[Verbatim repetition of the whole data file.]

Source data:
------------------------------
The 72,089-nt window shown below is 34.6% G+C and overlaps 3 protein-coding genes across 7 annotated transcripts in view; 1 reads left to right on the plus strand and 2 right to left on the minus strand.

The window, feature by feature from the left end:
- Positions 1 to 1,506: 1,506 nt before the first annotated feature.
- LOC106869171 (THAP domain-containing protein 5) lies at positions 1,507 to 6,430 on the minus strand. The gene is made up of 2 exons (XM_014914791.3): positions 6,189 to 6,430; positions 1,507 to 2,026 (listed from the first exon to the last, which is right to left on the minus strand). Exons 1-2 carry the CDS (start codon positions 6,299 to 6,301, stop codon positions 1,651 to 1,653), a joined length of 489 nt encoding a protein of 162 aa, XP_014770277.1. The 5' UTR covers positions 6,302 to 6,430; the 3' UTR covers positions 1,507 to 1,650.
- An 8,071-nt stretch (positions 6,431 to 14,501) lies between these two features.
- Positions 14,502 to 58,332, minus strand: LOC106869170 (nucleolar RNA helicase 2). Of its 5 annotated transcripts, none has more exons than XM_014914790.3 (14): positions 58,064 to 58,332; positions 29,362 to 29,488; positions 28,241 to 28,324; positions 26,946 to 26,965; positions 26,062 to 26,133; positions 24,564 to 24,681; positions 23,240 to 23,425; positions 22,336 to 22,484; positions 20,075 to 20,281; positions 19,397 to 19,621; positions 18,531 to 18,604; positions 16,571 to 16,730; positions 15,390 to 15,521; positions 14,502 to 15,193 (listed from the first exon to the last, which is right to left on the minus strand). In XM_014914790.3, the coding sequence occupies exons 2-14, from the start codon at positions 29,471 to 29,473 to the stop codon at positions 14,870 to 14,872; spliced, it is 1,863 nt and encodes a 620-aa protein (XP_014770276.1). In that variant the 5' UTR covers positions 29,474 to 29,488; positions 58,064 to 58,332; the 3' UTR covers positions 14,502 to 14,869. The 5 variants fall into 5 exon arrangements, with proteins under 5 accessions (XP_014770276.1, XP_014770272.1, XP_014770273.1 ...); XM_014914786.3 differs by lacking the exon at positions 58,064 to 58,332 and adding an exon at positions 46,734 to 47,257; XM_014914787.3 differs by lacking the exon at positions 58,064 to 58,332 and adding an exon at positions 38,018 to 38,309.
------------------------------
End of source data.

The 72,089-nt window shown below is 34.6% G+C and overlaps 3 protein-coding genes across 7 annotated transcripts in view; 1 reads left to right on the plus strand and 2 right to left on the minus strand.

The window, feature by feature from the left end:
- Positions 1 to 1,506: 1,506 nt before the first annotated feature.
- LOC106869171 (THAP domain-containing protein 5) lies at positions 1,507 to 6,430 on the minus strand. The gene is made up of 2 exons (XM_014914791.3): positions 6,189 to 6,430; positions 1,507 to 2,026 (listed from the first exon to the last, which is right to left on the minus strand). Exons 1-2 carry the CDS (start codon positions 6,299 to 6,301, stop codon positions 1,651 to 1,653), a joined length of 489 nt encoding a protein of 162 aa, XP_014770277.1. The 5' UTR covers positions 6,302 to 6,430; the 3' UTR covers positions 1,507 to 1,650.
- An 8,071-nt stretch (positions 6,431 to 14,501) lies between these two features.
- Positions 14,502 to 58,332, minus strand: LOC106869170 (nucleolar RNA helicase 2). Of its 5 annotated transcripts, none has more exons than XM_014914790.3 (14): positions 58,064 to 58,332; positions 29,362 to 29,488; positions 28,241 to 28,324; positions 26,946 to 26,965; positions 26,062 to 26,133; positions 24,564 to 24,681; positions 23,240 to 23,425; positions 22,336 to 22,484; positions 20,075 to 20,281; positions 19,397 to 19,621; positions 18,531 to 18,604; positions 16,571 to 16,730; positions 15,390 to 15,521; positions 14,502 to 15,193 (listed from the first exon to the last, which is right to left on the minus strand). In XM_014914790.3, the coding sequence occupies exons 2-14, from the start codon at positions 29,471 to 29,473 to the stop codon at positions 14,870 to 14,872; spliced, it is 1,863 nt and encodes a 620-aa protein (XP_014770276.1). In that variant the 5' UTR covers positions 29,474 to 29,488; positions 58,064 to 58,332; the 3' UTR covers positions 14,502 to 14,869. The 5 variants fall into 5 exon arrangements, with proteins under 5 accessions (XP_014770276.1, XP_014770272.1, XP_014770273.1 ...); XM_014914786.3 differs by lacking the exon at positions 58,064 to 58,332 and adding an exon at positions 46,734 to 47,257; XM_014914787.3 differs by lacking the exon at positions 58,064 to 58,332 and adding an exon at positions 38,018 to 38,309.